Photography lesson

The Hôtel Lambert, a lesson in luxury

Apollo’s new bi-weekly auction preview takes a look at the hottest works and collections to come in the auction rooms.

The Hôtel Lambert has, over the centuries, housed the political salons of the Marquise du Châtelet and her lover, Voltaire; under the ownership of the Czartoryski princes, it hosted Balzac, George Sand and Delacroix, and was called by Chopin his favorite place to play the piano. Before even addressing the exploits of the famous party animal and former resident Baron de Redé – including the Oriental Ball in 1969, where Brigitte Bardot frolicked in an odalisque while Salvador Dalí and Christian Dior each wore a costume designed by the other, has been counted among the most fantastic parties of the century – this mansion on the Ile Saint-Louis led perhaps a more colorful life than any other townhouse in Paris.

The Lambert Hotel in Paris. Photo: courtesy Sotheby’s

Its most recent owner, Qatari Prince Sheikh Hamad bin Abdullah Al Thani and his family bought the property in 2007 and have since overseen a major restoration. It hasn’t been without controversy – plans to install a lift and an underground car park have raised eyebrows among French environmentalists, while a fire in 2013 badly damaged frescoes by Eustache Le Sueur and Charles Le Brun – but the project, overseen by architect Alain-Charles Perrot, now president of the Academy of Fine Arts, was widely considered a success, sensitive to the requirements of the UNESCO-listed site while by carrying out the necessary modernizations to ensure its sustainability. Sheikh Al Thani has also commissioned interior designer Alberto Pinto to shop around for antiques that might live up to the surrounding example. It’s a job that, if evidence from Sotheby’s five-part sale in Paris this month is to be believed, Pinto has taken on with aplomb.

The result is a lesson in lavishness (and perhaps what can be achieved with an unlimited budget), through furniture, painting, sculpture, and just about every sort of piece of art prized by royalty and celebrity. There are works here that speak to the building’s earliest origins, which were designed by Louis Le Vau, Louis XIV’s favorite architect, for financier Jean-Baptiste Lambert in the 1640s. porphyry, made in Rome at the end of the 17th century, reveals the influence of Charles Le Brun in the design of women with braided hair whose faces are sculpted in relief on the front (est. €1m-€2m). Yet, much like varied visitors, the Hotel once drawn, the star power of provenance drawn here extends far beyond 17th-century France.

Porphyry vase (one of a pair; circa 1680–1710), Rome.  Sotheby's Paris (estimated between 1 and 2 million euros)

Porphyry vase (one of a pair; c.1680–1710), Rome. Sotheby’s Paris (estimated between 1 and 2 million euros)

Catherine the Great’s table service (estimated between €700,000 and €1m) and a candelabrum used by Madame de Pompadour at the Château de Bellevue add to the luster. An intriguing set of Limoges grisaille enamels includes an oval dish (vs. 1570-1575), with a painted scene representing the Judgment of Moses, which was once part of the collection brought together by Yves Saint Laurent (estimate €200,000 to €300,000) and a pair of George III armchairs, produced during the famous collaboration between Robert Adam and Thomas Chippendale for Lawrence Dundas (€600,000 – €1 million). Deemed excess over the needs of the House of Thani after the sale of the Hotel earlier this year, would have to French telecom magnate Xavier Niel for more than €200 million, the entire sale should bring in a low estimate of around €50 million.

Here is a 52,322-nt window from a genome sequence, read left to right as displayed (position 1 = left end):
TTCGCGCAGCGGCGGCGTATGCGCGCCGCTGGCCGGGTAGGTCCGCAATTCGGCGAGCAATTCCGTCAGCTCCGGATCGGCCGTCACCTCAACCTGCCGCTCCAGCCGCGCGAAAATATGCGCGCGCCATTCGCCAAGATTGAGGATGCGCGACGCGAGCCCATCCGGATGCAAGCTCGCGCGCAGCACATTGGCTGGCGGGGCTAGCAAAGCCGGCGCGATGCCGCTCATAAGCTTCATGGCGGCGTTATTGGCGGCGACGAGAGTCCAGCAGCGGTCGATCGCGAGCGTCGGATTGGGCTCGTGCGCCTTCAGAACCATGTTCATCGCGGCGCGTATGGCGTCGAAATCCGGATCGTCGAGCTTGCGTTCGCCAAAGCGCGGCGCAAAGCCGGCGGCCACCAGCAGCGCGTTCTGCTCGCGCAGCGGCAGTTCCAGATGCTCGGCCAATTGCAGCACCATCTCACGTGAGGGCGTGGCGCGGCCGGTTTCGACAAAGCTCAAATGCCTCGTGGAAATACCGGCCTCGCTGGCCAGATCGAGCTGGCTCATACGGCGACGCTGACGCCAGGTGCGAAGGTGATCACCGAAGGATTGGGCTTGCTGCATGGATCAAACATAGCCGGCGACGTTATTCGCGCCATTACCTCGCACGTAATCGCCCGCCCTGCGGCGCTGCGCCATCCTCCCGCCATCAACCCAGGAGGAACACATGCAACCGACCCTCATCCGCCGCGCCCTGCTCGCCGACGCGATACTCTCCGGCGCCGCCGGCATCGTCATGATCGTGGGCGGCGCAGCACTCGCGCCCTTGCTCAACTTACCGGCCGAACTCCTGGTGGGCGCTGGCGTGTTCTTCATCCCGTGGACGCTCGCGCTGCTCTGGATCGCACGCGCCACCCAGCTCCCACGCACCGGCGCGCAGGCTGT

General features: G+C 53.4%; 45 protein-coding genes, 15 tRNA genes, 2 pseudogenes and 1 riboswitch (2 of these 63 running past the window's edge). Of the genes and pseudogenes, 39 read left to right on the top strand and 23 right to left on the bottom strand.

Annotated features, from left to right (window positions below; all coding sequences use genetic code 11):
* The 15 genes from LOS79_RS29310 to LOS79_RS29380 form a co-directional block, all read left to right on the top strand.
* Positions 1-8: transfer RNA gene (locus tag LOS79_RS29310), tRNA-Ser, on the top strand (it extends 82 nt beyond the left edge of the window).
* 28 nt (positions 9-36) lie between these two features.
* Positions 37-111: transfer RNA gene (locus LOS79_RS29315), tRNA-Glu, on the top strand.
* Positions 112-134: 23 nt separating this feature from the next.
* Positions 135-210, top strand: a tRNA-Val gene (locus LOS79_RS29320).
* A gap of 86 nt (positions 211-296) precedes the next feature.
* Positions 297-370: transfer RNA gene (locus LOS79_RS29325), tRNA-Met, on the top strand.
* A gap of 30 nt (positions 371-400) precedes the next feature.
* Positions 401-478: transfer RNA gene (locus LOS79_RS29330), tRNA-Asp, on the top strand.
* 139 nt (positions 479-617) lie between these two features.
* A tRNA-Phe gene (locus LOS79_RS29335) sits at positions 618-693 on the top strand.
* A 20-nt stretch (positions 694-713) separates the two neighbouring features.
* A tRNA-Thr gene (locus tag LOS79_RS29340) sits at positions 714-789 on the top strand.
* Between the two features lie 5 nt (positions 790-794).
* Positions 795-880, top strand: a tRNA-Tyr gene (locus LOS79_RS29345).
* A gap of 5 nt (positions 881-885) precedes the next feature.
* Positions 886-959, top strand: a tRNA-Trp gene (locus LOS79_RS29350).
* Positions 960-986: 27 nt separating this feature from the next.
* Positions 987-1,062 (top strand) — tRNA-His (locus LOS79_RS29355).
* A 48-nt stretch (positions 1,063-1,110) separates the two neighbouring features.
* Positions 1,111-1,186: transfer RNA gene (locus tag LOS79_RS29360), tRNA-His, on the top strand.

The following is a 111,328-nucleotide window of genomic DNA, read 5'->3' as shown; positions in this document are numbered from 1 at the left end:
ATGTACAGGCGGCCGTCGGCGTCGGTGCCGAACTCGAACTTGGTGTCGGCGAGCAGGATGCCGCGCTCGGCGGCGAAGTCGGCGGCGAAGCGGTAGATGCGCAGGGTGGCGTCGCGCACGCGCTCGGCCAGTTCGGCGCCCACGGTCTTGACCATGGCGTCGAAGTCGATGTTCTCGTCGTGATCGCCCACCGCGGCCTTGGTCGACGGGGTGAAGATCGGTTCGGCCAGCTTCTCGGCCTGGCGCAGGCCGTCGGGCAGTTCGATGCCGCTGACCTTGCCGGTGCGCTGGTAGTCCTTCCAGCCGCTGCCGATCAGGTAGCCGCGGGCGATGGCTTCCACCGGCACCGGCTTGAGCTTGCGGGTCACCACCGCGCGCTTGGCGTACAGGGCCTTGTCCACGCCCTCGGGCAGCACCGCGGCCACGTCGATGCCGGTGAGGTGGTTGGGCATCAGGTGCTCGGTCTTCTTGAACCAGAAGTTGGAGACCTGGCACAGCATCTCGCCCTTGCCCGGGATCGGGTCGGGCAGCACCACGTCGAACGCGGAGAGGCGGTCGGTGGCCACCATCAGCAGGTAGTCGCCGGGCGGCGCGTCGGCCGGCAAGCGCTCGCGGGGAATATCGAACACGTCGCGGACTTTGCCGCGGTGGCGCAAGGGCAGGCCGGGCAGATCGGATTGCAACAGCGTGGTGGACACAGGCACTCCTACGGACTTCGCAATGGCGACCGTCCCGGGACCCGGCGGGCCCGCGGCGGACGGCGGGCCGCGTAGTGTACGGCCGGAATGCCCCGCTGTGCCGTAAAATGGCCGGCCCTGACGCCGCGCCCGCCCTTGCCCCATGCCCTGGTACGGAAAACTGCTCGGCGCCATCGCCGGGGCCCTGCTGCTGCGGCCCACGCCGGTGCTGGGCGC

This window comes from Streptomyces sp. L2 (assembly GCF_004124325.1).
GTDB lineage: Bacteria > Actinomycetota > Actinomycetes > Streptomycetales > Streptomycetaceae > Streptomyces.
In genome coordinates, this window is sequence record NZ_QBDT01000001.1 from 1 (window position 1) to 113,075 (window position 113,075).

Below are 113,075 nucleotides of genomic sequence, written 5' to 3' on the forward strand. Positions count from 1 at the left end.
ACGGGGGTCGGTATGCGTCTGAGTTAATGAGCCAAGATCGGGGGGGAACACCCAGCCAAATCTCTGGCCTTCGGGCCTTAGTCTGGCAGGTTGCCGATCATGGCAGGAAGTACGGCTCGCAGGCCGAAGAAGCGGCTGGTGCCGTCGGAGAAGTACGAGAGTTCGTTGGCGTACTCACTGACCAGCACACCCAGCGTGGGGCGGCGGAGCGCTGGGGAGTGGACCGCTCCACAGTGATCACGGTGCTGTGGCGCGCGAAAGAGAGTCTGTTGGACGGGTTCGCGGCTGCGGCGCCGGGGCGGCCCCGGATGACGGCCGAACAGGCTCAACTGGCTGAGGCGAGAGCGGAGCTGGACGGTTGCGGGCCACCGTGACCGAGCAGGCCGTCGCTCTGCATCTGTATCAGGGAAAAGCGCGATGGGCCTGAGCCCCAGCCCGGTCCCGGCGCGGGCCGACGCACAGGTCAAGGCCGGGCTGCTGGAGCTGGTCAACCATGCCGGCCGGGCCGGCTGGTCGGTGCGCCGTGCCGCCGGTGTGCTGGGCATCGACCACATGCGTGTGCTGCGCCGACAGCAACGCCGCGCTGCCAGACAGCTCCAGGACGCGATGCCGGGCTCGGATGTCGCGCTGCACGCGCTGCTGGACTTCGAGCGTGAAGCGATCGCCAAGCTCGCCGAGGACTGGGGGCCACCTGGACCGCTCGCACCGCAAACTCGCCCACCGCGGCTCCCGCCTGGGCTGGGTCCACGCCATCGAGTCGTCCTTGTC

Dish with the Judgment of Moses (circa 1570-1575), attributed to Pierre Reymond.  Sotheby's Paris (estimated between €200,000 and €300,000)

Dish with the Judgment of Moses (vs. 1570-1575), attributed to Pierre Reymond. Sotheby’s Paris (estimated between €200,000 and €300,000)

London next week seems a world away from all that opulence, as sales, timed to coincide with Frieze, seek to attract a rather different clientele. Lily Cole has starred in Sotheby’s marketing for its London sales, with its contemporary offering, ‘Now’ led by market darlings such as Jadé Fadojutimi, Flora Yukhnovich and Banksy (who else?); during its ‘Soirée d’Art Contemporain’, it is both crazy to think and quite conceivable that the entire recipe of the Lambert collection is surpassed by a single triptych by Francis Bacon, Three studies for the portrait of Henrietta Moraes (1963), which until recently hung on the walls of MoMA. He carried an estimate that would have been over £30million.

Caterer (2017), Caroline Walker.  Christie's, London (est. £100,000-£150,000

caterer (2017), Caroline Walker. Christie’s, London (est. £100,000-£150,000). Photo: Christie’s Images Ltd. 2022

At Christie’s, meanwhile, the “20th/21st Century Evening Sale” is led by an extremely pink landscape by David Hockney, Early in the morning, Sainte-Maxime (estimated between £7 and £10 million). But the most captivating painting in the sale is that of Caroline Walker caterer (estimated between £100,000 and £150,000); part of his series of night scenes (2017) depicting lone female figures, this work shows a woman with her back to the viewer and shadowed by the bright electric lights of the kitchen counter she is working on late at night. One of Walker’s most austere and psychologically mysterious portrayals of working in the service industries, it serves as a salutary reminder of the kinds of lives that lurk behind the glittering parties and dinners that once lit up the Hôtel Lambert, or that are currently filling the diaries. in London.